THE BRITISH LIBRARY

Medieval manuscripts blog

14 November 2017

Canon tables in the Lindisfarne Gospels now on display

As a text, the canon tables are ubiquitous and fundamental to Christian copies of scripture. Over many centuries copies of the Gospels in Latin, Greek, Coptic, Ethiopic, Armenian, Gothic, Syriac, Georgian or Slavonic begin with these tables. Devised and created in Greek by the early Church Father Eusebius (d. 340), bishop of Caesarea in Palestine, these tables formed a unifying gateway to the fundamental, but multiple narratives of the Evangelists Saints Matthew, Mark, Luke and John. As Eusebius explained in a prefatory letter to his friend Carpianus, he compiled the ten tables (or canons, in Greek) to help the reader ‘know where each of the Evangelists was led by the love of truth to speak about the same things’.

Canon 1 lists passages common to all four Gospels, Canons 2-9 different combinations of two or three Gospels and Canon 10 those passages found only in one Gospel. Building on a system of dividing up the text of the Gospels into verses that he attributed to Ammonius of Alexandria, Eusebius assigned consecutive numbers to sections in each Gospel and used these numbers within his tables to correlate related passages. By this means he adduced the unity of the four narratives without attempting to harmonise them into a single text.

Add_ms_43725_f201r

Codex Sinaiticus, the folio currently on display at the British Library: Add MS 43725, f. 201r

The earliest known evidence for the use of the tables occurs in Codex Sinaiticus, an extraordinary 4th-century Greek manuscript that is also the earliest surviving complete New Testament. In Codex Sinaiticus the tables themselves do not survive, but the Ammonian section numbers are included throughout the Gospels. These can be seen in the Gospel of St Matthew currently on display in the British Library’s Sir John Ritblat Treasures Gallery, or viewed in detail on our Digitised Manuscripts website. In Codex Sinaiticus, the section numbers (in Greek characters) are added on the left-hand side of each column in red ink, with the number of the canon table that needs to be consulted for parallel texts of that section.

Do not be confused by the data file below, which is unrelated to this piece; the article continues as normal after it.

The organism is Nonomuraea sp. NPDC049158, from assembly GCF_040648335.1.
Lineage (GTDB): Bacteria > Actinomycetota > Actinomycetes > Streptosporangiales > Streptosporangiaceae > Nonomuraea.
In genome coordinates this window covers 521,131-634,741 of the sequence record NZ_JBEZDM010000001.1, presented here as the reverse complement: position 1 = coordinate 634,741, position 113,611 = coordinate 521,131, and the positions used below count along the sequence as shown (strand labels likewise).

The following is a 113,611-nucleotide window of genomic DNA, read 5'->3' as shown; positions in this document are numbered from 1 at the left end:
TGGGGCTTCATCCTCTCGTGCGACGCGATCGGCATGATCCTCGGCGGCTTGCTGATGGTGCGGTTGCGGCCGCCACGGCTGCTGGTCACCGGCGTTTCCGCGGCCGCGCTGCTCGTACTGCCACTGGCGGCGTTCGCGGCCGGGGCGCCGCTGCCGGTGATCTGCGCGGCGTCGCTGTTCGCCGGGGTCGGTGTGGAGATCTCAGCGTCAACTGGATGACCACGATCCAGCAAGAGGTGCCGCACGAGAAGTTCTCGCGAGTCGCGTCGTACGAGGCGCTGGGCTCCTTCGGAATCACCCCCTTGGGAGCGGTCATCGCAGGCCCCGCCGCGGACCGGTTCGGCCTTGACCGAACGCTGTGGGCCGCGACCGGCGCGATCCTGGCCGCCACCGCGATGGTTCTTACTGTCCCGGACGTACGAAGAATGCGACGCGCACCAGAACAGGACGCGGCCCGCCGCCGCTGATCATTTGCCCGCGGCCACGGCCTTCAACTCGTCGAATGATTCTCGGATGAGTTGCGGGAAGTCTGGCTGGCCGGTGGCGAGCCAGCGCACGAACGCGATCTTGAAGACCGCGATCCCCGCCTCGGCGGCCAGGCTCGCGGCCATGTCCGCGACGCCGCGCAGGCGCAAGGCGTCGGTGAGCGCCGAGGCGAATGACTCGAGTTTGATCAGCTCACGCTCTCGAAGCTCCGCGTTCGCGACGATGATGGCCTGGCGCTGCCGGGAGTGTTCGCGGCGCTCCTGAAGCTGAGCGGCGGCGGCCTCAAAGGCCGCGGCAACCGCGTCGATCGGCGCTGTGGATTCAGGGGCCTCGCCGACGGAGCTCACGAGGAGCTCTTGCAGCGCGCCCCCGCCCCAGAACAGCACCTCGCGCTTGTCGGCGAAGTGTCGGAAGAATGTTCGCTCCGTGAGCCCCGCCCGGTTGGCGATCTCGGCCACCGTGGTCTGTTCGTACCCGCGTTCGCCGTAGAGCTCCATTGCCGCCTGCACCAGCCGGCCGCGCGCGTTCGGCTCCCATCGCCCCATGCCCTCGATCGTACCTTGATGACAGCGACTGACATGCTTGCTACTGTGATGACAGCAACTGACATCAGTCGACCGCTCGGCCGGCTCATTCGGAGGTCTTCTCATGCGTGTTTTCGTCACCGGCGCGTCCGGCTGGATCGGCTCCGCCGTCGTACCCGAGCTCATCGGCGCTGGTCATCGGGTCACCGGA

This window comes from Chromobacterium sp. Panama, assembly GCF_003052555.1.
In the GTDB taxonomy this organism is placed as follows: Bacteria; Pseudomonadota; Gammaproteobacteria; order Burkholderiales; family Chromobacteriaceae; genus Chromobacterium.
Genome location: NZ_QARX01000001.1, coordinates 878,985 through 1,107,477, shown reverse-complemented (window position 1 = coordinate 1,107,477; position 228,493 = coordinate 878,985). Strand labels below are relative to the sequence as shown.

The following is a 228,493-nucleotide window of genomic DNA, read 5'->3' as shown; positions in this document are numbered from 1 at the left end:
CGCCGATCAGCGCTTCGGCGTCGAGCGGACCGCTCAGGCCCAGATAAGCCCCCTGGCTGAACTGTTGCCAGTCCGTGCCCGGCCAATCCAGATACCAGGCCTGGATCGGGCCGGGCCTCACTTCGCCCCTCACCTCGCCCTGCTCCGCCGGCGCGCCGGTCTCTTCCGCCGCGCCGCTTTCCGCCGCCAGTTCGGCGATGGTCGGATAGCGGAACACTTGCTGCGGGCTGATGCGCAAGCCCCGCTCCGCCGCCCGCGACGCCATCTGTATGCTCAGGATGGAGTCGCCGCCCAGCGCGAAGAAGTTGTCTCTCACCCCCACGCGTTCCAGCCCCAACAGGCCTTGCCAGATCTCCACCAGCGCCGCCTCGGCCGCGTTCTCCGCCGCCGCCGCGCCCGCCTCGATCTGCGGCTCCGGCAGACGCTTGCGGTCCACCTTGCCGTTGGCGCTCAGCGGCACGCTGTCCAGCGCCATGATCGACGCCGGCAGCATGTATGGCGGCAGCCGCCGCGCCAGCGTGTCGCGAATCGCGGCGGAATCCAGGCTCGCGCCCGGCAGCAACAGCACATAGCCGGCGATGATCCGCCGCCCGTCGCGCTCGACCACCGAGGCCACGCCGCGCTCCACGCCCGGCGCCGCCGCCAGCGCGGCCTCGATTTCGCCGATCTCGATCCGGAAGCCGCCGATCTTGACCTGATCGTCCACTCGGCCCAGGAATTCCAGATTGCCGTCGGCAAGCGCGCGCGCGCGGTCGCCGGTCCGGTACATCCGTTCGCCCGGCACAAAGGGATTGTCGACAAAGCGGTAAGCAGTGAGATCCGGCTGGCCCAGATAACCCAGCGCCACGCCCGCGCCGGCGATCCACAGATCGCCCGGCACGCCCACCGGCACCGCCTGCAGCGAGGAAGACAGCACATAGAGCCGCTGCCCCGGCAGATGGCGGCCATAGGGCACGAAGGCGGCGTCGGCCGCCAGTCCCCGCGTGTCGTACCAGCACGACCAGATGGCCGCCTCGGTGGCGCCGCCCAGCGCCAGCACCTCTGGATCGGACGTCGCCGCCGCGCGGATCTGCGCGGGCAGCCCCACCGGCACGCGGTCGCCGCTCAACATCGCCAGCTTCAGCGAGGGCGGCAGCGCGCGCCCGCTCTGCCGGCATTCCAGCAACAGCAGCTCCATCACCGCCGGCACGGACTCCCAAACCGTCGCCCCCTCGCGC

Add_ms_43725_f201r_zoom

Section 16, canon 5: a note in the Gospel of St Matthew, a detail from Codex Sinaiticus (Add MS 43725, f. 201r column 2)

For example, in the right-hand page on display in the Gallery, the third number in the second column (in the account of one of Christ’s temptations) is marked as section 16, in Canon 5. Further information about the manuscript is available on the Codex Sinaiticus website, including a full transcription and translation, and in this previous blogpost.

Add_ms_05111!1_f002r

The Golden Canon tables, Constantinople, 6th–7th century (Add MS 5111/1)

One of most splendid illuminated examples of the Canon Tables in Greek are the leaves now known as the Golden Canon Tables, because they are written on parchment previously painted entirely with gold. Made in Constantinople in the 6th or 7th century, the tables are now fragmentary but nevertheless betray a very sophisticated artistic style. They are a rare witness of an early version of these tables.

Cotton_ms_nero_d_4_f014v Cotton_ms_nero_d_4_f015r
The pages of the Lindisfarne Gospels currently on display at the British Library: Cotton MS Nero D IV, ff. 14v–15r

Canon tables are also included in the Latin copy of the Gospels known as the Lindisfarne Gospels, which was probably made on the island of Lindisfarne in Northumbria in around 700. The fifth canon, which lists texts that are common in the two Gospels of St Matthew and St Luke, is now on display in the British Library's Treasures Gallery. This is the same canon as that referred to in Codex Sinaiticus, several centuries earlier. The canons in the Lindisfarne Gospels are surrounded by intricately designed micro-architectural decoration, with wonderful intertwined biting birds. You can view them in more detail with the zoom function on the Digitised Manuscripts website, or visit the Treasures Gallery in the coming months.

Comments

Verify your Comment

Previewing your Comment

This is only a preview. Your comment has not yet been posted.

Working...
Your comment could not be posted. Error type:
Your comment has been saved. Comments are moderated and will not appear until approved by the author. Post another comment

The letters and numbers you entered did not match the image. Please try again.

As a final step before posting your comment, enter the letters and numbers you see in the image below. This prevents automated programs from posting comments.

Having trouble reading this image? View an alternate.

Working...

Post a comment

Comments are moderated, and will not appear until the author has approved them.